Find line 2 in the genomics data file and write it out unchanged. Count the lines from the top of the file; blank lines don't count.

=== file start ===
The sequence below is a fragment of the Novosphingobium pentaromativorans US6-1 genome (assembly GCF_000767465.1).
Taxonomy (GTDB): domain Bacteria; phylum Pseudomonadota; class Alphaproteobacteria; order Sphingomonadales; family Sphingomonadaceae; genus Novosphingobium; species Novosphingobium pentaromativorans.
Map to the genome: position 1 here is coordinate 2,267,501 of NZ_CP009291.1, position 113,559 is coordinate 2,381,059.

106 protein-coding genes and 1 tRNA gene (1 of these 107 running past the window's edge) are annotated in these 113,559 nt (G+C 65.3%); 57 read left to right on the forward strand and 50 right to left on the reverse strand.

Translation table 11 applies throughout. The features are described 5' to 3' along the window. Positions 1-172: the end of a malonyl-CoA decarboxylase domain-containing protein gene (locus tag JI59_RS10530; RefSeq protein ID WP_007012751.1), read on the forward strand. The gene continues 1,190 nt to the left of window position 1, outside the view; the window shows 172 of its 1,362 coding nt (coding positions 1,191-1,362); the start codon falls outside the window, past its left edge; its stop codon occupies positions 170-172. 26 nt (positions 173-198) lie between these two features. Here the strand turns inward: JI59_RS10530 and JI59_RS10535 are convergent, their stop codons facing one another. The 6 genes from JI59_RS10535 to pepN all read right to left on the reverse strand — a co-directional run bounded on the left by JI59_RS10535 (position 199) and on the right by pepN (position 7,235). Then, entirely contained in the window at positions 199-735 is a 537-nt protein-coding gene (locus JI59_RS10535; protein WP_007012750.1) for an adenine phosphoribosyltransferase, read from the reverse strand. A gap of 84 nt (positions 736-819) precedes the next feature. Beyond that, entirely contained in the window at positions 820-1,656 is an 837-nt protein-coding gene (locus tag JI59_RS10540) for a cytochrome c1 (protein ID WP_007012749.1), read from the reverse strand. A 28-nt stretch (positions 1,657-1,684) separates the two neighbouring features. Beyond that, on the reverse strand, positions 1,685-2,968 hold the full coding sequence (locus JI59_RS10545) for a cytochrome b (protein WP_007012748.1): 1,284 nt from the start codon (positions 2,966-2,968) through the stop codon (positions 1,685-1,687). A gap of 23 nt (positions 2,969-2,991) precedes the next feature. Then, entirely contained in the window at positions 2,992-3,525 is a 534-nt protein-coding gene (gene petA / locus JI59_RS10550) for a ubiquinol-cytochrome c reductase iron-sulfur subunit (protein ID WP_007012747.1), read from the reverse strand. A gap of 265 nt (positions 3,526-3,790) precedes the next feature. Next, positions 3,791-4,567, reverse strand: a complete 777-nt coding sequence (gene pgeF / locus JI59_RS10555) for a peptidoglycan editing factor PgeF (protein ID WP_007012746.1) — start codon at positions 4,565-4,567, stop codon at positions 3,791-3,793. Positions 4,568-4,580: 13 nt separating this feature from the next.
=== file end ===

Taxonomy (GTDB): domain Bacteria; phylum Pseudomonadota; class Alphaproteobacteria; order Sphingomonadales; family Sphingomonadaceae; genus Novosphingobium; species Novosphingobium pentaromativorans.